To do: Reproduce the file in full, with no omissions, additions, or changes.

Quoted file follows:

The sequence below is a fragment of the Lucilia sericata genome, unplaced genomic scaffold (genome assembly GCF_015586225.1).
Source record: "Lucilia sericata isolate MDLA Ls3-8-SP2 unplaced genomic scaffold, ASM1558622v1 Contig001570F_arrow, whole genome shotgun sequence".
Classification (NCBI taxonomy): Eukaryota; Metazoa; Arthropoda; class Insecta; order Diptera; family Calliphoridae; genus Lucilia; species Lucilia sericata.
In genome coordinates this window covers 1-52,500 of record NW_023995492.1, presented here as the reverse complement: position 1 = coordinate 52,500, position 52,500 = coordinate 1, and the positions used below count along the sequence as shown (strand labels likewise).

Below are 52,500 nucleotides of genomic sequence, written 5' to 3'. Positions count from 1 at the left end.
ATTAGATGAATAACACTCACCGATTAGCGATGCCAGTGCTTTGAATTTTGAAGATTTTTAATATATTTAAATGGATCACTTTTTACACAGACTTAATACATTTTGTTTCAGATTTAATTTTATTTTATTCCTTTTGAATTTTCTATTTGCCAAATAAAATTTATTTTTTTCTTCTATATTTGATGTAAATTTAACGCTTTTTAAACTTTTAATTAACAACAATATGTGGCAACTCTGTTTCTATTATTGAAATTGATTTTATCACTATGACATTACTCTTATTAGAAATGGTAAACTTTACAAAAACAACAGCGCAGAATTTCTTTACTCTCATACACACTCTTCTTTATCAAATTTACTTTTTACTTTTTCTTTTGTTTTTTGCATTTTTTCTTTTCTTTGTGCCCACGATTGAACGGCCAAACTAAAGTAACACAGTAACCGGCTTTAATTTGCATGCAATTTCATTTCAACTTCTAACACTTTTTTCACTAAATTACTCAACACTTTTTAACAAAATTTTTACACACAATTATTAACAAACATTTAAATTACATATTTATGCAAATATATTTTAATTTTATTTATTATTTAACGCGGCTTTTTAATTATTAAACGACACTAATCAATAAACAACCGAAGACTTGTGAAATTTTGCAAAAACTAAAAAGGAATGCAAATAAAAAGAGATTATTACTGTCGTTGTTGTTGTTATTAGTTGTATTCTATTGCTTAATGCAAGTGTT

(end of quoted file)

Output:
The sequence below is a fragment of the Lucilia sericata genome, unplaced genomic scaffold (genome assembly GCF_015586225.1).
Source record: "Lucilia sericata isolate MDLA Ls3-8-SP2 unplaced genomic scaffold, ASM1558622v1 Contig001570F_arrow, whole genome shotgun sequence".
Classification (NCBI taxonomy): Eukaryota; Metazoa; Arthropoda; class Insecta; order Diptera; family Calliphoridae; genus Lucilia; species Lucilia sericata.
In genome coordinates this window covers 1-52,500 of record NW_023995492.1, presented here as the reverse complement: position 1 = coordinate 52,500, position 52,500 = coordinate 1, and the positions used below count along the sequence as shown (strand labels likewise).

Below are 52,500 nucleotides of genomic sequence, written 5' to 3'. Positions count from 1 at the left end.
ATTAGATGAATAACACTCACCGATTAGCGATGCCAGTGCTTTGAATTTTGAAGATTTTTAATATATTTAAATGGATCACTTTTTACACAGACTTAATACATTTTGTTTCAGATTTAATTTTATTTTATTCCTTTTGAATTTTCTATTTGCCAAATAAAATTTATTTTTTTCTTCTATATTTGATGTAAATTTAACGCTTTTTAAACTTTTAATTAACAACAATATGTGGCAACTCTGTTTCTATTATTGAAATTGATTTTATCACTATGACATTACTCTTATTAGAAATGGTAAACTTTACAAAAACAACAGCGCAGAATTTCTTTACTCTCATACACACTCTTCTTTATCAAATTTACTTTTTACTTTTTCTTTTGTTTTTTGCATTTTTTCTTTTCTTTGTGCCCACGATTGAACGGCCAAACTAAAGTAACACAGTAACCGGCTTTAATTTGCATGCAATTTCATTTCAACTTCTAACACTTTTTTCACTAAATTACTCAACACTTTTTAACAAAATTTTTACACACAATTATTAACAAACATTTAAATTACATATTTATGCAAATATATTTTAATTTTATTTATTATTTAACGCGGCTTTTTAATTATTAAACGACACTAATCAATAAACAACCGAAGACTTGTGAAATTTTGCAAAAACTAAAAAGGAATGCAAATAAAAAGAGATTATTACTGTCGTTGTTGTTGTTATTAGTTGTATTCTATTGCTTAATGCAAGTGTT